Regional or commuter aircraft and other planes designed for short- to medium-haul flights aren’t typically equipped with lavatories. Short-haul flights are under 3 hours while medium-haul flights are between 3 to 6 hours. Without a single toilet on the plane, this means both the pilot and passengers have to hold it in for hours.
What Are the Chances You Will Need to Use a Toilet Mid-Flight?
On average, people need to pee six or seven times a day. Of course, urinary frequency varies depending on factors such as your age, bladder size, and fluid intake. Underlying medical conditions such as urinary tract infections, enlarged prostate, and diabetes also influence how often you have to urinate.
As for pooping, the average person should relieve themselves of solid waste at least once a day. However, it’s within the normal range to poop three times a day. Again, variables such as age, diet, and health determine when and how often you poop.
People who follow the same routine each day and eat a consistent diet often poop at roughly the same time every day. It allows them to schedule their day around it and avoid sitting in traffic or standing in line when the urge to go to the bathroom arises.
However, not everyone follows a strict schedule or diet, making the timing of when they have to pee or poop unpredictable. Therefore, it’s not uncommon for pilots or their passengers to feel the urge to relieve themselves mid-flight and with hours to go before landing.
How Pilots and Passengers Relieve Themselves on Airplanes with No Bathroom
Pilots, owners, and passengers of small aircraft have had to get creative when they can no longer resist the urgency to go. We’ve heard stories of men peeing in empty bottles, Pringles cans, or anything that seals with a cap.
It’s not so easy for women to urinate in bottles as pee streams can be erratic and messy. On a flight, women have no option, but to pee in a plastic bag and pray for precision. Once done, they can tie off the flimsy bag and hope it doesn’t get punctured or spill the contents.
As for pooping, pilots and passengers have no other choice but to make do with what’s onboard. It might mean squatting on a bucket or placing an ordinary plastic bag on the floor and taking aim.
During World War II, small aircraft were fitted with “relief tubes.” These devices consisted of a funnel attached to a hose which the pilots could pee in. Because the tubing led to the outside of the aircraft, their urine traveled through the tube and out into the atmosphere. Unfortunately, relief tubes weren’t just awkward to use, but because of the high altitude, cold temperatures caused the device’s tubing to freeze and become blocked.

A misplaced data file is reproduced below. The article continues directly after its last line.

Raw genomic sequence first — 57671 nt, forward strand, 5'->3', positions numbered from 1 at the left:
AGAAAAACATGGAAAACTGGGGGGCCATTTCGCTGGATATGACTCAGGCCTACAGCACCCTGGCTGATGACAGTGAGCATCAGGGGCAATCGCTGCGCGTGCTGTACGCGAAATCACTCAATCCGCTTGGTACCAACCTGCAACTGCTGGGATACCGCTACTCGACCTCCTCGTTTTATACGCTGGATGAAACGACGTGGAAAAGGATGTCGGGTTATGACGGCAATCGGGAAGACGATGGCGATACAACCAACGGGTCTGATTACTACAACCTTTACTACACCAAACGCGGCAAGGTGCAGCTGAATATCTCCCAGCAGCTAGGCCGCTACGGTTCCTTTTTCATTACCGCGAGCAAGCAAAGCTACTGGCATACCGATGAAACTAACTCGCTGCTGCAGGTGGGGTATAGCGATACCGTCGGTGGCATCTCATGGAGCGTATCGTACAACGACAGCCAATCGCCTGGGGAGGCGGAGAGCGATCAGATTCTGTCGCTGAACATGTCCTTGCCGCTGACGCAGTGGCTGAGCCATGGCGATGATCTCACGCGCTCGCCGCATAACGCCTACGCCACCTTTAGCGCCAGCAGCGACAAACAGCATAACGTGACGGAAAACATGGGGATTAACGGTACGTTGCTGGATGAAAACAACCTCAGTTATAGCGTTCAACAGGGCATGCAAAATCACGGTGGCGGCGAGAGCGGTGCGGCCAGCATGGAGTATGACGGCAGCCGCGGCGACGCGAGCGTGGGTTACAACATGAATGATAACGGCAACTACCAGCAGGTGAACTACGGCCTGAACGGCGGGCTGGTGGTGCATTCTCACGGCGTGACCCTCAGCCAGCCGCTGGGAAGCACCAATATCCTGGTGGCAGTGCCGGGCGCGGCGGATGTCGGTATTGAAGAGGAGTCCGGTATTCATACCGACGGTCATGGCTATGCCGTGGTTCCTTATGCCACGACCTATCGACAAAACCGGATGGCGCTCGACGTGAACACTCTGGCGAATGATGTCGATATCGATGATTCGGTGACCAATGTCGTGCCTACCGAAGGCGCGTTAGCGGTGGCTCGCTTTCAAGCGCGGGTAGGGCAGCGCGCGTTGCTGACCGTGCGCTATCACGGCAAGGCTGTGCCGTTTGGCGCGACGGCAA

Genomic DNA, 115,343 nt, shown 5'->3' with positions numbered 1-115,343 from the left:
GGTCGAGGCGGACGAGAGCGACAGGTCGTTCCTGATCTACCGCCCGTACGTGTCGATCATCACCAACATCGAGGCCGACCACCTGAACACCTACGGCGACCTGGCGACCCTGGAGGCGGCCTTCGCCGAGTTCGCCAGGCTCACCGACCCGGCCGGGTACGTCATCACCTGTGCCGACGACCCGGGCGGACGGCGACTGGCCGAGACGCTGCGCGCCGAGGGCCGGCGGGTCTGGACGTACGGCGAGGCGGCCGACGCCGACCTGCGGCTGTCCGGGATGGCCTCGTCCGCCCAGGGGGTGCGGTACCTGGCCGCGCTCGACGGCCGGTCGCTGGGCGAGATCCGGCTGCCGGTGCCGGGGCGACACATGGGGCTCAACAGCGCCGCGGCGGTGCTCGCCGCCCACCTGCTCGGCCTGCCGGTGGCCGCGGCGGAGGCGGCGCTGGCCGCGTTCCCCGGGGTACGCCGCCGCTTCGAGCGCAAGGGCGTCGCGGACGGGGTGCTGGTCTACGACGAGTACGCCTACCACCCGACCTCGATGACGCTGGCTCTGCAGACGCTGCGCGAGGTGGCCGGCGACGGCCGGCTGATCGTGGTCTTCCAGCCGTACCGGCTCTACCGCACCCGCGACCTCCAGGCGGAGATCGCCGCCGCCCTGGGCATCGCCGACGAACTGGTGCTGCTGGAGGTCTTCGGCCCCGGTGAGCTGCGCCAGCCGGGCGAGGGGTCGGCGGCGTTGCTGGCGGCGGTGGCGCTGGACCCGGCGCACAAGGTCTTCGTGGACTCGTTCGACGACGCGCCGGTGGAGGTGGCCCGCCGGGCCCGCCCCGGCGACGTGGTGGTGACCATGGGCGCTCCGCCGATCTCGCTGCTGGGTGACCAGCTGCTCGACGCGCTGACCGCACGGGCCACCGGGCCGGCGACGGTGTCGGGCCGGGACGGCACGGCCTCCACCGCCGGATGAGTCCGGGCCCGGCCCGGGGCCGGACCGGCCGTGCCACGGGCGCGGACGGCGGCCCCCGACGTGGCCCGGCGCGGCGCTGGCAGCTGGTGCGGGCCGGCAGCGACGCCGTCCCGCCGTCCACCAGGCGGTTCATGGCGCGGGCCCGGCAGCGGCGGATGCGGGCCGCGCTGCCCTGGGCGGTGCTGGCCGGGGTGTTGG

The Best Solution for Pilot and Passenger Lavatory Needs
WAG bags or ‘Waste Alleviation and Gelling’ bags offer the best solution when it comes to personal lavatory systems for small aircraft. Restop wag bags guarantee a sanitary restroom option anytime you need one. Men, women, and even children can use them, and it is no more complicated than using a regular toilet or portable john.
All Restop products are packaged to withstand travel. The Restop RS1 is designed for liquid waste while the Restop RS2 is designed for both liquid and solid waste. The RS1’s super absorbent polymers and enzymes can absorb a full 20 ounces of urine. Thanks to its wide opening with a semi-rigid rim, it’s easy to use by both men and women.
The RS2 safely contains and neutralizes human waste thanks to a patented gas-impervious “bag within a bag” design. The same polymers and enzymes used in the RS1 are inside the RS2. These polymers change the composition of the waste, containing and encapsulating it. Meanwhile, the enzymes work to accelerate the breakdown of both pee and poop. The polymers and enzymes also eliminate odor. In addition, all RS1 and RS2 waste bags come with ample toilet paper and antimicrobial wipes.
Once you have finished peeing or pooping, simply cinch the inner bag closed and seal the outer bag shut. Because all Restop wag bags are puncture-resistant, you can even roll the used bags up and safely store it on the plane or in your luggage without fear of spillage. Once you land, find a regular trash bin and easily dispose of the WAG bag.
Whether you’re a pilot on a solo flight or regularly fly with a few passengers, keeping Restop wag bags on board your plane offers a sanitary solution for anyone with lavatory needs. While it may be uncomfortable to relieve yourself in a small aircraft near other passengers, the last thing you want to do is put yourself or one of your passengers at risk of having an ‘accident’ mid-flight.
For a portable toilet solution, the Restop Portable Commode onboard. It comes equipped with a full-size flexible toilet seat on your plane. For your comfort, the portable Commode is the height of a standard toilet.